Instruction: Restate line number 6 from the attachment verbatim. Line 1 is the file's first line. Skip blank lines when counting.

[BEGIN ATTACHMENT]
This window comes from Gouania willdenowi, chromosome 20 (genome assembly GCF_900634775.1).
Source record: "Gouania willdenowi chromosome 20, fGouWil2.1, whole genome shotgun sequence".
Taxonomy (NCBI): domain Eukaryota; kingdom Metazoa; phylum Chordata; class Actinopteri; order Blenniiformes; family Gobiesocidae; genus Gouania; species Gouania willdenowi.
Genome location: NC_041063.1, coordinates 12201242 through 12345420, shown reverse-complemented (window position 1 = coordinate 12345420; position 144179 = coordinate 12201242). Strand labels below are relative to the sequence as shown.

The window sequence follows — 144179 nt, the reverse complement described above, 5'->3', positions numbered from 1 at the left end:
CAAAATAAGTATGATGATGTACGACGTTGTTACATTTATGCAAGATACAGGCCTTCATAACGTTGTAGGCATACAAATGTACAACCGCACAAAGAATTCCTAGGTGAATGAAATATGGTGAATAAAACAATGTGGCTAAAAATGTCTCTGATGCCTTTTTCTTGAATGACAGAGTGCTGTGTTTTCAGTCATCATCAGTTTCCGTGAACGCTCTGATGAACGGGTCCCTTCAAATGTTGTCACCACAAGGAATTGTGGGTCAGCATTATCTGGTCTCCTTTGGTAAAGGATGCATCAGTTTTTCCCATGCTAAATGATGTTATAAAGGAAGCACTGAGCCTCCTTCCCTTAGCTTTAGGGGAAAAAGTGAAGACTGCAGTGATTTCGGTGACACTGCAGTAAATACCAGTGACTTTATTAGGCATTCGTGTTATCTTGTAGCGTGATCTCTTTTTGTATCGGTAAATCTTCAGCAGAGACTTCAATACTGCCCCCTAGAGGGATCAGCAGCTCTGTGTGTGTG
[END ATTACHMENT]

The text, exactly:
CAAAATAAGTATGATGATGTACGACGTTGTTACATTTATGCAAGATACAGGCCTTCATAACGTTGTAGGCATACAAATGTACAACCGCACAAAGAATTCCTAGGTGAATGAAATATGGTGAATAAAACAATGTGGCTAAAAATGTCTCTGATGCCTTTTTCTTGAATGACAGAGTGCTGTGTTTTCAGTCATCATCAGTTTCCGTGAACGCTCTGATGAACGGGTCCCTTCAAATGTTGTCACCACAAGGAATTGTGGGTCAGCATTATCTGGTCTCCTTTGGTAAAGGATGCATCAGTTTTTCCCATGCTAAATGATGTTATAAAGGAAGCACTGAGCCTCCTTCCCTTAGCTTTAGGGGAAAAAGTGAAGACTGCAGTGATTTCGGTGACACTGCAGTAAATACCAGTGACTTTATTAGGCATTCGTGTTATCTTGTAGCGTGATCTCTTTTTGTATCGGTAAATCTTCAGCAGAGACTTCAATACTGCCCCCTAGAGGGATCAGCAGCTCTGTGTGTGTG